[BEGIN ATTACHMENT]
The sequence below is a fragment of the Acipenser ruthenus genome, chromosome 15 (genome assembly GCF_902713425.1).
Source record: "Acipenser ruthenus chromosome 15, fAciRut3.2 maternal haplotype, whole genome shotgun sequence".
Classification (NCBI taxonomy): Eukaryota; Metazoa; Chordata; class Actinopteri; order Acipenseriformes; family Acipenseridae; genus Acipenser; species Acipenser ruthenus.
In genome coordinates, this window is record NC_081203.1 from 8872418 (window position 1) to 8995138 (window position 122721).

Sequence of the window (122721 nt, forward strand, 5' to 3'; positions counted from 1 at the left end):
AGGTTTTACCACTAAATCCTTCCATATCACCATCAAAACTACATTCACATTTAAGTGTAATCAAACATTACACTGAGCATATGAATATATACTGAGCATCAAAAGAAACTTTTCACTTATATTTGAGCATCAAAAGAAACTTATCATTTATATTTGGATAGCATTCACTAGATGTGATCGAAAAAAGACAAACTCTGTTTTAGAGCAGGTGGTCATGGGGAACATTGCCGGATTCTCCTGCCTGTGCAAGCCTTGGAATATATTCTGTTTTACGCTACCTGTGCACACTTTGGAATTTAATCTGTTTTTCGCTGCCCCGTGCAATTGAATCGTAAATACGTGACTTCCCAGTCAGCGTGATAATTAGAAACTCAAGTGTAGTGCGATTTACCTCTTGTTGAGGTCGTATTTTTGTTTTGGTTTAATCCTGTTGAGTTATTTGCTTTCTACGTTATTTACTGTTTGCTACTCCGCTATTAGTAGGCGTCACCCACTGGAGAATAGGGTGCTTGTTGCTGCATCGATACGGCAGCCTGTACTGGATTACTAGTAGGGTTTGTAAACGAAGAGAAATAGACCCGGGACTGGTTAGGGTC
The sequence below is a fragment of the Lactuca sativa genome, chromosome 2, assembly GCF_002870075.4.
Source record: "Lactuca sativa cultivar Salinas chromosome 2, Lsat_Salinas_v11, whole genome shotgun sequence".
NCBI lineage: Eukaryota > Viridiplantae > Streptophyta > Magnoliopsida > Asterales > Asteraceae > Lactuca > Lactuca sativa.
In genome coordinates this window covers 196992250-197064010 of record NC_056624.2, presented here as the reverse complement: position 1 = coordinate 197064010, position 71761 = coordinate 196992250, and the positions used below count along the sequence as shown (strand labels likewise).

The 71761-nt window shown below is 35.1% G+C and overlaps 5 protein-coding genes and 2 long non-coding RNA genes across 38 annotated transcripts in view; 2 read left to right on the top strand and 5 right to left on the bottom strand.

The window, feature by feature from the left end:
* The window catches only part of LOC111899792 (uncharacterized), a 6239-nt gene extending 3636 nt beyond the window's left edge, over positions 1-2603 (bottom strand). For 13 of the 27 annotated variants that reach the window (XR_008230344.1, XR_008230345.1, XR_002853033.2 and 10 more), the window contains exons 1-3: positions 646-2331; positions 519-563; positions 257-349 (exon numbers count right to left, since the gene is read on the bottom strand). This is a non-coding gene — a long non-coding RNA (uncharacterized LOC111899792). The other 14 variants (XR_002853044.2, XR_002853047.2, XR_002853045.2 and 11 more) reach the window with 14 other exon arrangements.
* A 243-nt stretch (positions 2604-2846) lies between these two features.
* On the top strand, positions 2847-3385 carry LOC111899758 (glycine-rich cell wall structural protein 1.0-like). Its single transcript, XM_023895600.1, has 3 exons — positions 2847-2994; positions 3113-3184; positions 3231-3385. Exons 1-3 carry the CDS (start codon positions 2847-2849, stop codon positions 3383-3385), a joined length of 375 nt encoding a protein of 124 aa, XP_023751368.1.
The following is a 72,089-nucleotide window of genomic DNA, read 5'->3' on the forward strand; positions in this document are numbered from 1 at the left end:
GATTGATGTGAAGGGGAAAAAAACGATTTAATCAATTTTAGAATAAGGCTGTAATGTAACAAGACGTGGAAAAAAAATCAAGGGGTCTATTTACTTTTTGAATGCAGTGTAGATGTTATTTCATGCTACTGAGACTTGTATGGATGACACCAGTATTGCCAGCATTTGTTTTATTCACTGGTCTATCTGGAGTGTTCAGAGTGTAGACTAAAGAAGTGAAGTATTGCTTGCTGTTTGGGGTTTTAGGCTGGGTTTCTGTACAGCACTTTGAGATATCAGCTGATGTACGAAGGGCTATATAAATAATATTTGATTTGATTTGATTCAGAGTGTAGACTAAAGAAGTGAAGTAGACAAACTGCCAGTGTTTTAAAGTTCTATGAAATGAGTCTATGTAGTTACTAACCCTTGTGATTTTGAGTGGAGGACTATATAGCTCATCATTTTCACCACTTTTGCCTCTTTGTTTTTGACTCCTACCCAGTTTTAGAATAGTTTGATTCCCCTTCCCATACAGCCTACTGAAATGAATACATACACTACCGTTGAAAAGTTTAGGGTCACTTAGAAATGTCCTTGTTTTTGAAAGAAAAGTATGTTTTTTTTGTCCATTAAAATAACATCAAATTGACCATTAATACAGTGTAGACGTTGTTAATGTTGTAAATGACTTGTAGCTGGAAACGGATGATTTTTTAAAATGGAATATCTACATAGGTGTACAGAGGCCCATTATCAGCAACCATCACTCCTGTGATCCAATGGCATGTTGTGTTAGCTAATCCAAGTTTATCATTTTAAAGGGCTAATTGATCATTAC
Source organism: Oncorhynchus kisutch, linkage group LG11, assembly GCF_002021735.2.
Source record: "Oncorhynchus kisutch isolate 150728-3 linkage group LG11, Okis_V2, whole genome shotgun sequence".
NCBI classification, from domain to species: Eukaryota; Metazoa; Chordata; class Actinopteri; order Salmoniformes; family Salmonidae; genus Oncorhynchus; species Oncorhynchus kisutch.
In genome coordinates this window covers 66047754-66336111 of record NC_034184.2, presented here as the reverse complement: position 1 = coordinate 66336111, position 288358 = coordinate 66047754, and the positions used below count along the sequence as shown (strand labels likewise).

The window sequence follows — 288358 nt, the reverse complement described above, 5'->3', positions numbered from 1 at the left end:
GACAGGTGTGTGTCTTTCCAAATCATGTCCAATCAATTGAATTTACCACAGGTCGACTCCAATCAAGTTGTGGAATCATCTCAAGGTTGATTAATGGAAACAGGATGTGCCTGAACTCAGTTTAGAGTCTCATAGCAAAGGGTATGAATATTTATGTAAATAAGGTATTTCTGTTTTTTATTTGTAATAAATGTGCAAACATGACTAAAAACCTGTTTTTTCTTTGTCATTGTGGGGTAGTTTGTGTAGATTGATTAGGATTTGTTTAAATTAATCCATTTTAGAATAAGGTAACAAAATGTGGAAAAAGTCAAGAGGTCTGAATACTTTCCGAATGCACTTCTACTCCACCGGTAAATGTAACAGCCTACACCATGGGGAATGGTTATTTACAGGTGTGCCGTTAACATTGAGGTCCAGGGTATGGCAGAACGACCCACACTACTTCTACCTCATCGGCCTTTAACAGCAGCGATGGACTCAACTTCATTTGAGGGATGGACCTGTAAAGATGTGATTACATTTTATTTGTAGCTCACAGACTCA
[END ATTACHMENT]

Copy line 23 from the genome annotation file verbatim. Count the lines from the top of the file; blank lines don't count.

GACAGGTGTGTGTCTTTCCAAATCATGTCCAATCAATTGAATTTACCACAGGTCGACTCCAATCAAGTTGTGGAATCATCTCAAGGTTGATTAATGGAAACAGGATGTGCCTGAACTCAGTTTAGAGTCTCATAGCAAAGGGTATGAATATTTATGTAAATAAGGTATTTCTGTTTTTTATTTGTAATAAATGTGCAAACATGACTAAAAACCTGTTTTTTCTTTGTCATTGTGGGGTAGTTTGTGTAGATTGATTAGGATTTGTTTAAATTAATCCATTTTAGAATAAGGTAACAAAATGTGGAAAAAGTCAAGAGGTCTGAATACTTTCCGAATGCACTTCTACTCCACCGGTAAATGTAACAGCCTACACCATGGGGAATGGTTATTTACAGGTGTGCCGTTAACATTGAGGTCCAGGGTATGGCAGAACGACCCACACTACTTCTACCTCATCGGCCTTTAACAGCAGCGATGGACTCAACTTCATTTGAGGGATGGACCTGTAAAGATGTGATTACATTTTATTTGTAGCTCACAGACTCA